Open Access Articles- Top Results for Mitoxantrone


File:Mitoxantrone skeletal.svg
File:Mitoxantrone ball-and-stick.png
Systematic (IUPAC) name
Clinical data
Trade names Novantrone
AHFS/ monograph
MedlinePlus a608019
  • US: D (Evidence of risk)
  • (Prescription only)
Mainly intravenous
Pharmacokinetic data
Bioavailability n/a
Protein binding 78%
Metabolism Hepatic (CYP2E1)
Half-life 75 hours
Excretion Renal
65271-80-9 7pxY
PubChem CID 4212
DrugBank DB01204 7pxY
ChemSpider 4067 7pxY
KEGG D08224 7pxY
ChEBI CHEBI:50729 7pxY
Chemical data
Formula C22H28N4O6
444.481 g/mol
 14pxY (what is this?)  (verify)

Mitoxantrone (INN, BAN, USAN; also known as Mitozantrone in Australia; trade name Novantrone) is an anthracenedione antineoplastic agent.


It is used in the treatment of certain types of cancer, mostly metastatic breast cancer, acute myeloid leukemia, and non-Hodgkin's lymphoma. It was also shown to improve the survival of children suffering from first relapse of acute lymphoblastic leukemia.[1]

The combination of mitoxantrone and prednisone is approved as a second-line treatment for metastatic hormone-refractory prostate cancer. This combination has been the first line of treatment, until recently, when combination of docetaxel and prednisone has been shown to improve survival and disease-free period.[2]

Mitoxantrone is also used to treat multiple sclerosis (MS), most notably the subset known as secondary progressive MS. Mitoxantrone will not cure multiple sclerosis, but is effective in slowing the progression of secondary progressive MS and extending the time between relapses in relapsing-remitting MS and progressive relapsing MS.[3]

Side effects

As other drugs in its class, mitoxantrone may cause several adverse reactions of varying severity, such as nausea, vomiting, hair loss, heart damage, and immunosuppression. Some side effects may have delayed onset. Cardiomyopathy is a particularly concerning effect as it is irreversible; regular monitoring with echocardiograms or MUGA scans is recommended for people taking mitoxantrone.

Mitoxantrone carries a limit on the cumulative lifetime dose (based on body surface area) in patients with multiple sclerosis due to the risk of cardiomyopathy.[4]

Mechanism of action

File:4g0v mix.png
Human topoisomerase iibeta in complex with DNA and mitoxantrone. PDB entry 4g0v.[5] Detail showing mitoxantrone (spheres) intercalated with DNA.

Mitoxantrone is a type II topoisomerase inhibitor; it disrupts DNA synthesis and DNA repair in both healthy cells and cancer cells, by intercalation[6] between the DNA bases.


Mitoxantrone can be prepared from quinizarin:[7]

Mitoxantrone, 1,4-dihydroxy-5,8-bis[[2-[(2-hydroxyethyl) amino)ethyl]amino]]-9,10-anthracendione, is structurally related to the anthracycline antibiotic doxorubicin. It is synthesized from danthron (1,8-dihydroxyanthraquinone), which when reacted with nitric acid, and then a mixture of sodium sulfide and thiosulfate in a base, is transformed to 1,4,5,8-tetrahydroxyanthraquinone. Reacting this with 2-aminoethylaminoethanol in the presence of chloranyl (2,3,5,6-tetrachlorobenzoquinone-1,4) gives the desired mitoxantrone.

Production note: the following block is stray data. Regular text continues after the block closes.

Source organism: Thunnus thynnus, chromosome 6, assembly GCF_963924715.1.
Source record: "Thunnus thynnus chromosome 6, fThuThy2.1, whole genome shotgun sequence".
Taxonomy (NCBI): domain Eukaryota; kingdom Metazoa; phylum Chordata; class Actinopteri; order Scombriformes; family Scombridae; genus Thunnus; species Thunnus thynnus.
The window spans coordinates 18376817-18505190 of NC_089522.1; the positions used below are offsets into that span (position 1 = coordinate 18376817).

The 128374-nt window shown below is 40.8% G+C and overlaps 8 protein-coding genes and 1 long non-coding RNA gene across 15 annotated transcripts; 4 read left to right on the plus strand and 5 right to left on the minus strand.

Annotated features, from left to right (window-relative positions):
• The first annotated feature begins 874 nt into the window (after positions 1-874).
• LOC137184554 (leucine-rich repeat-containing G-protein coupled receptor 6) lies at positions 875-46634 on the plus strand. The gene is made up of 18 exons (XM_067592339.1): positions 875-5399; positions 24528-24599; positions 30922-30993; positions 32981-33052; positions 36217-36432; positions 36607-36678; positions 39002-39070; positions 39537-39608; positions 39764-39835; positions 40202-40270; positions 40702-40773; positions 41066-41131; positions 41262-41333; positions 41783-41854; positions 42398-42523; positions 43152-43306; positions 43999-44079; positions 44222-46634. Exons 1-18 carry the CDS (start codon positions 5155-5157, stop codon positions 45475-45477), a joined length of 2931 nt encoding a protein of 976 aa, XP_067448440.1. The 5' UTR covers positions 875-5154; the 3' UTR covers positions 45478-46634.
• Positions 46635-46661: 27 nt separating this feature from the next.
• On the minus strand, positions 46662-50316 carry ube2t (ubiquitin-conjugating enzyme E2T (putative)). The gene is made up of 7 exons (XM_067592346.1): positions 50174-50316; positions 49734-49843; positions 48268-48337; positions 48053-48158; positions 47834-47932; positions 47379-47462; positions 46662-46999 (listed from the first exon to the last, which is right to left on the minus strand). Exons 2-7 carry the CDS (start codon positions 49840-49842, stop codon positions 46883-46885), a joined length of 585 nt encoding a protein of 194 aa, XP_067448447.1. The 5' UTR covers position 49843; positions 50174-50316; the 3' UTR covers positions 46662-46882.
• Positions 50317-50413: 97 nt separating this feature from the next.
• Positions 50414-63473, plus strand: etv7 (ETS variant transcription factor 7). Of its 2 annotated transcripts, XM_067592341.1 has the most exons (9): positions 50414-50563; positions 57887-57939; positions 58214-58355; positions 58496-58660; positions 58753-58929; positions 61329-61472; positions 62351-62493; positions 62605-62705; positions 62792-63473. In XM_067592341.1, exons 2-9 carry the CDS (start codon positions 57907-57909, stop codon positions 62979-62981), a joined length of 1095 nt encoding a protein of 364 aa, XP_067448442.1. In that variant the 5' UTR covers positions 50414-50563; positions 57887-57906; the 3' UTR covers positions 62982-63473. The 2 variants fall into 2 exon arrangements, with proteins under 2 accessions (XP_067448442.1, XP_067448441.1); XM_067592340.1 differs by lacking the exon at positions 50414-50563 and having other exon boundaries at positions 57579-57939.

• F.E. Durr, K.C. Murdock, U.S. Patent 4,197,249 (1980).
  • K.C. Murdock, F.E. Durr, R.G. Child, DE 2835661  (1979).
  • Zee-Cheng, R. K. Y.; Cheng, C. C. (1978). "Antineoplastic agents. Structure-activity relationship study of bis(substituted aminoalkylamino)anthraquinones". Journal of Medicinal Chemistry 21 (3): 291–4. PMID 628005. doi:10.1021/jm00201a012.  edit
  • Murdock, K. C.; Child, R. G.; Fabio, P. F.; Angier, R. D.; Wallace, R. E.; Durr, F. E.; Citarella, R. V. (1979). "Antitumor agents. 1. 1,4-Bis[(aminoalkyl)amino]-9,10-anthracenediones". Journal of Medicinal Chemistry 22 (9): 1024–30. PMID 490545. doi:10.1021/jm00195a002.  edit

See also


  1. ^ Parker C, Waters R, Leighton C, Hancock J, Sutton R, Moorman AV, Ancliff P, Morgan M, Masurekar A, Goulden N, Green N, Révész T, Darbyshire P, Love S, Saha V (2010). "Effect of mitoxantrone on outcome of children with first relapse of acute lymphoblastic leukaemia (ALL R3): an open-label randomised trial". Lancet 376 (9757): 2009–2017. PMC 3010035. PMID 21131038. doi:10.1016/S0140-6736(10)62002-8. 
  2. ^ Katzung, Bertram G. (2006). "Cancer Chemotherapy". Basic and clinical pharmacology (10th ed.). New York: McGraw-Hill Medical Publishing Division. ISBN 0-07-145153-6. OCLC 157011367. 
  3. ^ Fox E (2006). "Management of worsening multiple sclerosis with mitoxantrone: a review". Clin Ther 28 (4): 461–74. PMID 16750460. doi:10.1016/j.clinthera.2006.04.013. 
  4. ^ "Mitoxantrone Hydrochloride (marketed as Novantrone and generics) - Healthcare Professional Sheet text version". U.S. Food and Drug Administration. Retrieved 19 September 2014. 
  5. ^ Wu, C. -C.; Li, Y. -C.; Wang, Y. -R.; Li, T. -K.; Chan, N. -L. (2013). "On the structural basis and design guidelines for type II topoisomerase-targeting anticancer drugs". Nucleic Acids Research 41 (22): 10630–10640. PMID 24038465. doi:10.1093/nar/gkt828.  edit
  6. ^ Mazerski J, Martelli S, Borowski E (1998). "The geometry of intercalation complex of antitumor mitoxantrone and ametantrone with DNA: molecular dynamics simulations". Acta Biochim. Pol. 45 (1): 1–11. PMID 9701490. 
  7. ^ Murdock, K. C.; Child, R. G.; Fabio, P. F.; Angier, Robert D.; Wallace, Roslyn E.; Durr, Frederick E.; Citarella, R. V. (1979). "Antitumor agents. 1. 1,4-Bis[(aminoalkyl)amino]-9,10-anthracenediones". Journal of Medicinal Chemistry 22 (9): 1024–30. PMID 490545. doi:10.1021/jm00195a002. 
  8. ^ Baron M, Giorgi-Renault S, Renault J et al. (1984). "Heterocycles with a quinone function.5.An abnormal reaction of butanedione with 1,2-diaminoanthraquinone - Crystalline structure obtained from naphto(2,3-f) quinoxaline-7,12 dione". Can. J. Chem. (in French) 62 (3): 526–530. doi:10.1139/v84-087.